After a short but lush rainforest walk, Cyathea Falls emerges through the ferns, trickling down over rounded boulders before cascading even further below. The view of the falls
can be a little obscured in this deep forest, but the main lace-like threads of water are easily visible from the little seat in front of the falls.
Above: Cyathea Falls from below in spring
(Order this image)
The relatively gentle, but slightly uphill 500 metre walk to the falls is via a loop track that runs along either side of the creek.
It is a wide, open gravel track that is well maintained, with bridges across the creek crossings.
Taking the east track on the way up also takes you past a little cascade at the very base of the falls, just before you start the ascent up to the viewing
platform. The west track is similar in nature, with an abundance of tall, moss-covered tree ferns leaning towards the track.
Above: Cyathea Falls picnic tables
(Order this image)
The picnic tables, located about twenty metres down the steps near the start of the walk, are surrounded by abundant shades of green in a magical fernery. It is so dark
under the forest canopy that the picnic tables are covered in laserlite to allow more light through to your picnic spread on the table. As with any moist, dark forest, do not
forget your mosquito repellent if you are sitting down for a picnic.
There are also a couple of larger stone shelters with tin rooves on the edge of the car park for larger groups.
Here is a video of the falls, taken in the early afternoon in early summer, when the creek was flowing steadily:
Your Seasonal Guide:
|It is only a small creek, so visit in winter and spring to see it flowing well
||Visit in the afternoon to see the falls in full sun|
Other Information Before You Go:
Tarra Valley Picnic Area, Tarra Valley Road, Tarra Valley, in the Tarra-Bulga National Park, 200 km (approx. 2.5 hr drive) south-east of the Melbourne CBD,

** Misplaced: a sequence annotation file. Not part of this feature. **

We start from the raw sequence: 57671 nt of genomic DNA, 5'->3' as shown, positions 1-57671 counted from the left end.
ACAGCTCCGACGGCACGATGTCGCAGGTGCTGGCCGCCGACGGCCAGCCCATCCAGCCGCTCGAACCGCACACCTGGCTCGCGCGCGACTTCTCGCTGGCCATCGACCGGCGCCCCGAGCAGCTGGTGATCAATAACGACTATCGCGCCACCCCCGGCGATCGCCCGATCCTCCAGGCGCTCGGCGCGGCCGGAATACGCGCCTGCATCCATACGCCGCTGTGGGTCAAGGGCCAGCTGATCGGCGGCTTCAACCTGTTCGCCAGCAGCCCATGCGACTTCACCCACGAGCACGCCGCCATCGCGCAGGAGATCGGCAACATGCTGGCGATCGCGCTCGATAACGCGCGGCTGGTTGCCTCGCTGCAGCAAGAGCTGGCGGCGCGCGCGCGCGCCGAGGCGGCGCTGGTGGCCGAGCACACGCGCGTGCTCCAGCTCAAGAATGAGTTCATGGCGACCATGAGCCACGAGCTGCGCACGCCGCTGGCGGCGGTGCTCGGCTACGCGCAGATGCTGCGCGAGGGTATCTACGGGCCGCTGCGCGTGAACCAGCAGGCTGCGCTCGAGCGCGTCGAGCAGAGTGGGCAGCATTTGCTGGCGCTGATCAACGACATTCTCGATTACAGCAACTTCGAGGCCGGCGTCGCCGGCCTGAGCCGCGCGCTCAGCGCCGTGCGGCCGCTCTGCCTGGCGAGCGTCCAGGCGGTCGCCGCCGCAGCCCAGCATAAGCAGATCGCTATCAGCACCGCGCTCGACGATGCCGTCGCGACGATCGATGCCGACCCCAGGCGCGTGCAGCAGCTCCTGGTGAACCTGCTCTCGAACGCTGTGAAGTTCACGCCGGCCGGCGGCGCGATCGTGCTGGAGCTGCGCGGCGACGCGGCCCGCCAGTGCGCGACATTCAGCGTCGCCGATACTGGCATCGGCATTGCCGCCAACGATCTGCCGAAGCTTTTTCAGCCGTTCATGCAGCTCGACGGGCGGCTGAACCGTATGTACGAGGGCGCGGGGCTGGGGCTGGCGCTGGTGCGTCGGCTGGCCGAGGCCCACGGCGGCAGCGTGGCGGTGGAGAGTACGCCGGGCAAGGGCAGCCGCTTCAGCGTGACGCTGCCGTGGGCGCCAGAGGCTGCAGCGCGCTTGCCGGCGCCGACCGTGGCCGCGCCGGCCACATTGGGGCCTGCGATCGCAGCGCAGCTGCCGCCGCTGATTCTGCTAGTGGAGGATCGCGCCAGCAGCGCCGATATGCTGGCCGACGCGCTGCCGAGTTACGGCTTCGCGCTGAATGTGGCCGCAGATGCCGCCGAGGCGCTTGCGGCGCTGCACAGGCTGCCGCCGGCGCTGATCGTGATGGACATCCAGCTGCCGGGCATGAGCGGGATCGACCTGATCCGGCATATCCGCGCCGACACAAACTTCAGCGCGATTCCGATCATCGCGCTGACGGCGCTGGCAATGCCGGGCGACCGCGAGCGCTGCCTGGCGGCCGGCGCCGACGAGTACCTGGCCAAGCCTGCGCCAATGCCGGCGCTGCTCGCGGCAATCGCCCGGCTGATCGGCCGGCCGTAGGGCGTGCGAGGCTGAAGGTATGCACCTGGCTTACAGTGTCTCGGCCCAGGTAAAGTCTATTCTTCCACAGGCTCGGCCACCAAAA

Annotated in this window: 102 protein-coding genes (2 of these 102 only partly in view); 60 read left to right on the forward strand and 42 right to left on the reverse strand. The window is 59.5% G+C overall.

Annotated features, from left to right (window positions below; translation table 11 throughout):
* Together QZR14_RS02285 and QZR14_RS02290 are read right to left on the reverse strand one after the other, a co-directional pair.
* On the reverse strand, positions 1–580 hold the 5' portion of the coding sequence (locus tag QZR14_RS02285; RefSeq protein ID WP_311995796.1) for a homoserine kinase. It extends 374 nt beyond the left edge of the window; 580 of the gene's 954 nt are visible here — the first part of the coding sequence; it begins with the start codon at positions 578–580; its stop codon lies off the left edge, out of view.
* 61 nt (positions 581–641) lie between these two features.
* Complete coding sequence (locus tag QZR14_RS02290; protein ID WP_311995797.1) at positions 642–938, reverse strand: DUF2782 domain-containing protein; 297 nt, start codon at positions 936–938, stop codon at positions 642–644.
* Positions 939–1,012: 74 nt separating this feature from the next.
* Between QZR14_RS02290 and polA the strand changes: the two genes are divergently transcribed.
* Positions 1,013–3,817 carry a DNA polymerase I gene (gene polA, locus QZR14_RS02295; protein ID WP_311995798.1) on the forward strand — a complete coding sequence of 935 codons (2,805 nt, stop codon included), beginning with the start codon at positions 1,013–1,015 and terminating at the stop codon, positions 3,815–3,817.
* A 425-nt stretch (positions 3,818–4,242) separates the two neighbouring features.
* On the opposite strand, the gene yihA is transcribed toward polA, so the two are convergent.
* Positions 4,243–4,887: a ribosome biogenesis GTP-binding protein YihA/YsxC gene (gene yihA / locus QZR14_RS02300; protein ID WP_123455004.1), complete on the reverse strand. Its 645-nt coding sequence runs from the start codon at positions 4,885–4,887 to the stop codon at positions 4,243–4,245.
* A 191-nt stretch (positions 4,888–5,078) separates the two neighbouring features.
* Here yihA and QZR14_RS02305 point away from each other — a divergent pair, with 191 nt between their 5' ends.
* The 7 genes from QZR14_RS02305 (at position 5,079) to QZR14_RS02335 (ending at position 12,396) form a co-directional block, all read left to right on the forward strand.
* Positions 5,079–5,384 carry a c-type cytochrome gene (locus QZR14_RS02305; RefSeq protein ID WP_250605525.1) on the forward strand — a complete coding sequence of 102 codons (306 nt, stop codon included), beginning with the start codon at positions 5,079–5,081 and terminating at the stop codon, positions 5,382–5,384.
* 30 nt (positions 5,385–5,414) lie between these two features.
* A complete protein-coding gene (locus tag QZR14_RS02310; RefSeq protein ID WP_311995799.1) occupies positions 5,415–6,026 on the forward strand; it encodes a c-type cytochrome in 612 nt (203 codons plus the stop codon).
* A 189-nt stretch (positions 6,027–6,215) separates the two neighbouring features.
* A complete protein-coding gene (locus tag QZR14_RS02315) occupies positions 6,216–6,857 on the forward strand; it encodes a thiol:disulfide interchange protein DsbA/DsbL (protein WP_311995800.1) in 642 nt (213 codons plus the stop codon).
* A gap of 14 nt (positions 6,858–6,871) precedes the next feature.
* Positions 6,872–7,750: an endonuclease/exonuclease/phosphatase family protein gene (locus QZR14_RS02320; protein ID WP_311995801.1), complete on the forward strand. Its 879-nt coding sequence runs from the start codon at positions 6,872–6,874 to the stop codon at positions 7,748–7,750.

or approximately 40 km south of Traralgon.
From Melbourne, head east along the Monash/Princes Freeway (M1) to Traralgon. From Traralgon head south along the Hyland Hwy (C482) then near Loy Yang,
continue south along the Traralgon Creek Road (C483) and further south again on Grand Ridge Road (C484) until you reach the Tarra Valley Picnic Area. The falls are
a short walk from the picnic area car park.
Unnamed tribuary of the Tarra River
30 metres (but most of this is obscured from view)
Swimming available at the falls:
Car park, sheltered picnic tables, public toilet, information boards
Shade available at the falls and the picnic area
Wheelchair accessible toilets at the car park. There are wheelchair accessible picnic shelters adjoining the car park. The walk to the
falls is not wheelchair accessible.
Prohibitions including whether you can bring your dog:
No dogs, no camping, no fires, no horses, no cats, no pets, no generators, no firearms, no fishing
There is no camping at Cyathea Falls and no campgrounds in the Tarra-Bulga National Park. If you want to stay overnight in the area,
you can try the following options. All distances below are by road, not as the crow flies.
Nearby attractions: Tarra Falls
, also in the Tarra Valley, 1 km to the south.
Before you head out, make sure you read the
waterfall safety information
and check with the managing authority for any current change of conditions. Specific to this site, the
managing authority warns of falling limbs and falling trees, and that some areas around the car park have a slippery surface.
The marker indicates the approximate location of the car park at the start of the walk to the falls. If the map is not zoomed in locally, as can occur with some browsers, simply refresh this web page.
View Larger Map
If you would like to leave a comment about this waterfall, please fill in the comment box below.
I'm particularly interested in your experiences after visiting, and any changes in conditions, etc.
All fields are required if you would like to see your comments appear on this website.
© Brad Neal 2021. All rights reserved.